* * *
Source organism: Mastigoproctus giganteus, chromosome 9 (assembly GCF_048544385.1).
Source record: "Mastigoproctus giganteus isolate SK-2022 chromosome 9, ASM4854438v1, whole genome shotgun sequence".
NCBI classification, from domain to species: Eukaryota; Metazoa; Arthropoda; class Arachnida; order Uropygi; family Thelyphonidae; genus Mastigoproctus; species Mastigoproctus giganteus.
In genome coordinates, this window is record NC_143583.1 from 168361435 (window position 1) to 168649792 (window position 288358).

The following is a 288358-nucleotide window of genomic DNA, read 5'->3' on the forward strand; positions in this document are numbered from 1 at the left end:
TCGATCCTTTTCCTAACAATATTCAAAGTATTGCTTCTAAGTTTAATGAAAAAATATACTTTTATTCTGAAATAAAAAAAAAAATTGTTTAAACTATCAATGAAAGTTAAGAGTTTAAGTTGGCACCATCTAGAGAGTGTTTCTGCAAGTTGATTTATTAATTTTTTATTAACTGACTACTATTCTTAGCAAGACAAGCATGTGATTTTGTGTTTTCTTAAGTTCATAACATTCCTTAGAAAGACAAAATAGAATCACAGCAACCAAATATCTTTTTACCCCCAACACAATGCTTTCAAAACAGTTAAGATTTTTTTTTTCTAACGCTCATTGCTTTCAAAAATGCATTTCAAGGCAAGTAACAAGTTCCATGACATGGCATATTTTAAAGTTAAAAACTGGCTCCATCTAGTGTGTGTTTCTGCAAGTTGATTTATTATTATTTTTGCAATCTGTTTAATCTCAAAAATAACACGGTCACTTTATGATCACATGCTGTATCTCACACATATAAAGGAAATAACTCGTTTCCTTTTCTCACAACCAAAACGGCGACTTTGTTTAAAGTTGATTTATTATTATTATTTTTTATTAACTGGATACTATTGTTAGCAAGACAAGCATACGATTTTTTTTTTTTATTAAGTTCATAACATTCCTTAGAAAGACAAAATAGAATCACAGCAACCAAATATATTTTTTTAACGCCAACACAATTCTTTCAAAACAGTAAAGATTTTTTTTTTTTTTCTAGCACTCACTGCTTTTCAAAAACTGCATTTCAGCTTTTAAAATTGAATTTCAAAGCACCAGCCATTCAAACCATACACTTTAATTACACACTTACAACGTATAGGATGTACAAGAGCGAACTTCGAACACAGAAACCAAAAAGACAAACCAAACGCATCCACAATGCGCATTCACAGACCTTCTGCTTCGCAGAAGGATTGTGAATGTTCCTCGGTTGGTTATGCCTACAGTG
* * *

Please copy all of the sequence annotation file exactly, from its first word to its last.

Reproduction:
Source organism: Mastigoproctus giganteus, chromosome 9 (assembly GCF_048544385.1).
Source record: "Mastigoproctus giganteus isolate SK-2022 chromosome 9, ASM4854438v1, whole genome shotgun sequence".
NCBI classification, from domain to species: Eukaryota; Metazoa; Arthropoda; class Arachnida; order Uropygi; family Thelyphonidae; genus Mastigoproctus; species Mastigoproctus giganteus.
In genome coordinates, this window is record NC_143583.1 from 168361435 (window position 1) to 168649792 (window position 288358).

The following is a 288358-nucleotide window of genomic DNA, read 5'->3' on the forward strand; positions in this document are numbered from 1 at the left end:
TCGATCCTTTTCCTAACAATATTCAAAGTATTGCTTCTAAGTTTAATGAAAAAATATACTTTTATTCTGAAATAAAAAAAAAAATTGTTTAAACTATCAATGAAAGTTAAGAGTTTAAGTTGGCACCATCTAGAGAGTGTTTCTGCAAGTTGATTTATTAATTTTTTATTAACTGACTACTATTCTTAGCAAGACAAGCATGTGATTTTGTGTTTTCTTAAGTTCATAACATTCCTTAGAAAGACAAAATAGAATCACAGCAACCAAATATCTTTTTACCCCCAACACAATGCTTTCAAAACAGTTAAGATTTTTTTTTTCTAACGCTCATTGCTTTCAAAAATGCATTTCAAGGCAAGTAACAAGTTCCATGACATGGCATATTTTAAAGTTAAAAACTGGCTCCATCTAGTGTGTGTTTCTGCAAGTTGATTTATTATTATTTTTGCAATCTGTTTAATCTCAAAAATAACACGGTCACTTTATGATCACATGCTGTATCTCACACATATAAAGGAAATAACTCGTTTCCTTTTCTCACAACCAAAACGGCGACTTTGTTTAAAGTTGATTTATTATTATTATTTTTTATTAACTGGATACTATTGTTAGCAAGACAAGCATACGATTTTTTTTTTTTATTAAGTTCATAACATTCCTTAGAAAGACAAAATAGAATCACAGCAACCAAATATATTTTTTTAACGCCAACACAATTCTTTCAAAACAGTAAAGATTTTTTTTTTTTTTCTAGCACTCACTGCTTTTCAAAAACTGCATTTCAGCTTTTAAAATTGAATTTCAAAGCACCAGCCATTCAAACCATACACTTTAATTACACACTTACAACGTATAGGATGTACAAGAGCGAACTTCGAACACAGAAACCAAAAAGACAAACCAAACGCATCCACAATGCGCATTCACAGACCTTCTGCTTCGCAGAAGGATTGTGAATGTTCCTCGGTTGGTTATGCCTACAGTG